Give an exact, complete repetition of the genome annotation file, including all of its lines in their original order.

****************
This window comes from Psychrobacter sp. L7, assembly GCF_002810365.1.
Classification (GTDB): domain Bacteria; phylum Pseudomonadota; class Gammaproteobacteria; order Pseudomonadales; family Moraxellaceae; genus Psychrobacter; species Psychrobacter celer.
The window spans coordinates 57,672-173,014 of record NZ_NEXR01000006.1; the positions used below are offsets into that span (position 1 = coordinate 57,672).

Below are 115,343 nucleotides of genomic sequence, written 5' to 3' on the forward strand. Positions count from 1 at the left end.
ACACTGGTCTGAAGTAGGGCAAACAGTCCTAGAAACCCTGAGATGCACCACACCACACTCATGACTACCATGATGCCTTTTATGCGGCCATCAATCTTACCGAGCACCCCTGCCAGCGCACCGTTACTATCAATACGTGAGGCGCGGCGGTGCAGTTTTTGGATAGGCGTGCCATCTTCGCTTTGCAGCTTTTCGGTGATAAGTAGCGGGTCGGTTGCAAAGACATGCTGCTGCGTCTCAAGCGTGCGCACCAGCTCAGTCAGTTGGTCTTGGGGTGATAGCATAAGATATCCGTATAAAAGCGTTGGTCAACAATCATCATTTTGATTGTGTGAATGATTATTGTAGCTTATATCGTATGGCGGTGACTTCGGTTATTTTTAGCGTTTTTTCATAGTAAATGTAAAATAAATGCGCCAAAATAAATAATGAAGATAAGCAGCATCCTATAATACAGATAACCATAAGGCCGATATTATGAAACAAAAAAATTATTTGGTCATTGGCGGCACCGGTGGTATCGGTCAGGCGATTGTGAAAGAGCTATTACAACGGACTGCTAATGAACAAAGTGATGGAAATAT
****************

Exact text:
This window comes from Psychrobacter sp. L7, assembly GCF_002810365.1.
Classification (GTDB): domain Bacteria; phylum Pseudomonadota; class Gammaproteobacteria; order Pseudomonadales; family Moraxellaceae; genus Psychrobacter; species Psychrobacter celer.
The window spans coordinates 57,672-173,014 of record NZ_NEXR01000006.1; the positions used below are offsets into that span (position 1 = coordinate 57,672).

Below are 115,343 nucleotides of genomic sequence, written 5' to 3' on the forward strand. Positions count from 1 at the left end.
ACACTGGTCTGAAGTAGGGCAAACAGTCCTAGAAACCCTGAGATGCACCACACCACACTCATGACTACCATGATGCCTTTTATGCGGCCATCAATCTTACCGAGCACCCCTGCCAGCGCACCGTTACTATCAATACGTGAGGCGCGGCGGTGCAGTTTTTGGATAGGCGTGCCATCTTCGCTTTGCAGCTTTTCGGTGATAAGTAGCGGGTCGGTTGCAAAGACATGCTGCTGCGTCTCAAGCGTGCGCACCAGCTCAGTCAGTTGGTCTTGGGGTGATAGCATAAGATATCCGTATAAAAGCGTTGGTCAACAATCATCATTTTGATTGTGTGAATGATTATTGTAGCTTATATCGTATGGCGGTGACTTCGGTTATTTTTAGCGTTTTTTCATAGTAAATGTAAAATAAATGCGCCAAAATAAATAATGAAGATAAGCAGCATCCTATAATACAGATAACCATAAGGCCGATATTATGAAACAAAAAAATTATTTGGTCATTGGCGGCACCGGTGGTATCGGTCAGGCGATTGTGAAAGAGCTATTACAACGGACTGCTAATGAACAAAGTGATGGAAATAT